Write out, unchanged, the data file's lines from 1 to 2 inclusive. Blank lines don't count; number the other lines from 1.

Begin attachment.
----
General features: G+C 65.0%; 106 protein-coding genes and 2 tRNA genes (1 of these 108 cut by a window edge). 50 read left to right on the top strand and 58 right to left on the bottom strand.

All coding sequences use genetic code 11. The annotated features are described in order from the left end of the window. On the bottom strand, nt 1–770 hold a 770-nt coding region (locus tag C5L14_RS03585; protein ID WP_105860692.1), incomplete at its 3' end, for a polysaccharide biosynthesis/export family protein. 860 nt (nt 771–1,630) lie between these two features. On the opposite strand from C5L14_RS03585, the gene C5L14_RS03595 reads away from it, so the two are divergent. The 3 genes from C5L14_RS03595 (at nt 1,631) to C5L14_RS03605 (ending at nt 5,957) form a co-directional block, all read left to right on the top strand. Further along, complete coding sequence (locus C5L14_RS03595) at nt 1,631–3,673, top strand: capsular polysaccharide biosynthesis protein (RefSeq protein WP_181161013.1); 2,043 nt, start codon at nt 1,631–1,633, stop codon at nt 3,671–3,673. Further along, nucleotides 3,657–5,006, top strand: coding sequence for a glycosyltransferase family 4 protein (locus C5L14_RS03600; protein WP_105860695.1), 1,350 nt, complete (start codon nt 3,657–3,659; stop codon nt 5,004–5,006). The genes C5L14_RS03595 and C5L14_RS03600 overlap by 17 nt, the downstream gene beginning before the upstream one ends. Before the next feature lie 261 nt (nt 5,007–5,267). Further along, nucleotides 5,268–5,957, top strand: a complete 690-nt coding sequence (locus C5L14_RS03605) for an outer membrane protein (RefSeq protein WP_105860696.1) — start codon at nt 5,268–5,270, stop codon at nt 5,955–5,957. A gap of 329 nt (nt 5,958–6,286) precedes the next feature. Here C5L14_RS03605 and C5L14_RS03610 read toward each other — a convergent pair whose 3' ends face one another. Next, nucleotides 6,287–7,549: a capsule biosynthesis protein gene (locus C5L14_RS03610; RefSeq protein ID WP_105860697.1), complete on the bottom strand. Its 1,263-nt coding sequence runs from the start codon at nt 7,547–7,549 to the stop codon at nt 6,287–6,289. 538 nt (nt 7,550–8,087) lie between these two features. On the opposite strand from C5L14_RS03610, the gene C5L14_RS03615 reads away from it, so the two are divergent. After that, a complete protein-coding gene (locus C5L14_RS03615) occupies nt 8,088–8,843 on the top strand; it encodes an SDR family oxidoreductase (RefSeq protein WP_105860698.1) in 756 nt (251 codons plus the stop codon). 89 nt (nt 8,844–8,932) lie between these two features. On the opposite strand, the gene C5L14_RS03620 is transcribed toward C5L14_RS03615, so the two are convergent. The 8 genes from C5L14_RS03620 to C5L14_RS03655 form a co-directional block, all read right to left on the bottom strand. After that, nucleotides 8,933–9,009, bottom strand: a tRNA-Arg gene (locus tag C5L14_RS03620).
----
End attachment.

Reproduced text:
General features: G+C 65.0%; 106 protein-coding genes and 2 tRNA genes (1 of these 108 cut by a window edge). 50 read left to right on the top strand and 58 right to left on the bottom strand.

All coding sequences use genetic code 11. The annotated features are described in order from the left end of the window. On the bottom strand, nt 1–770 hold a 770-nt coding region (locus tag C5L14_RS03585; protein ID WP_105860692.1), incomplete at its 3' end, for a polysaccharide biosynthesis/export family protein. 860 nt (nt 771–1,630) lie between these two features. On the opposite strand from C5L14_RS03585, the gene C5L14_RS03595 reads away from it, so the two are divergent. The 3 genes from C5L14_RS03595 (at nt 1,631) to C5L14_RS03605 (ending at nt 5,957) form a co-directional block, all read left to right on the top strand. Further along, complete coding sequence (locus C5L14_RS03595) at nt 1,631–3,673, top strand: capsular polysaccharide biosynthesis protein (RefSeq protein WP_181161013.1); 2,043 nt, start codon at nt 1,631–1,633, stop codon at nt 3,671–3,673. Further along, nucleotides 3,657–5,006, top strand: coding sequence for a glycosyltransferase family 4 protein (locus C5L14_RS03600; protein WP_105860695.1), 1,350 nt, complete (start codon nt 3,657–3,659; stop codon nt 5,004–5,006). The genes C5L14_RS03595 and C5L14_RS03600 overlap by 17 nt, the downstream gene beginning before the upstream one ends. Before the next feature lie 261 nt (nt 5,007–5,267). Further along, nucleotides 5,268–5,957, top strand: a complete 690-nt coding sequence (locus C5L14_RS03605) for an outer membrane protein (RefSeq protein WP_105860696.1) — start codon at nt 5,268–5,270, stop codon at nt 5,955–5,957. A gap of 329 nt (nt 5,958–6,286) precedes the next feature. Here C5L14_RS03605 and C5L14_RS03610 read toward each other — a convergent pair whose 3' ends face one another. Next, nucleotides 6,287–7,549: a capsule biosynthesis protein gene (locus C5L14_RS03610; RefSeq protein ID WP_105860697.1), complete on the bottom strand. Its 1,263-nt coding sequence runs from the start codon at nt 7,547–7,549 to the stop codon at nt 6,287–6,289. 538 nt (nt 7,550–8,087) lie between these two features. On the opposite strand from C5L14_RS03610, the gene C5L14_RS03615 reads away from it, so the two are divergent. After that, a complete protein-coding gene (locus C5L14_RS03615) occupies nt 8,088–8,843 on the top strand; it encodes an SDR family oxidoreductase (RefSeq protein WP_105860698.1) in 756 nt (251 codons plus the stop codon). 89 nt (nt 8,844–8,932) lie between these two features. On the opposite strand, the gene C5L14_RS03620 is transcribed toward C5L14_RS03615, so the two are convergent. The 8 genes from C5L14_RS03620 to C5L14_RS03655 form a co-directional block, all read right to left on the bottom strand. After that, nucleotides 8,933–9,009, bottom strand: a tRNA-Arg gene (locus tag C5L14_RS03620).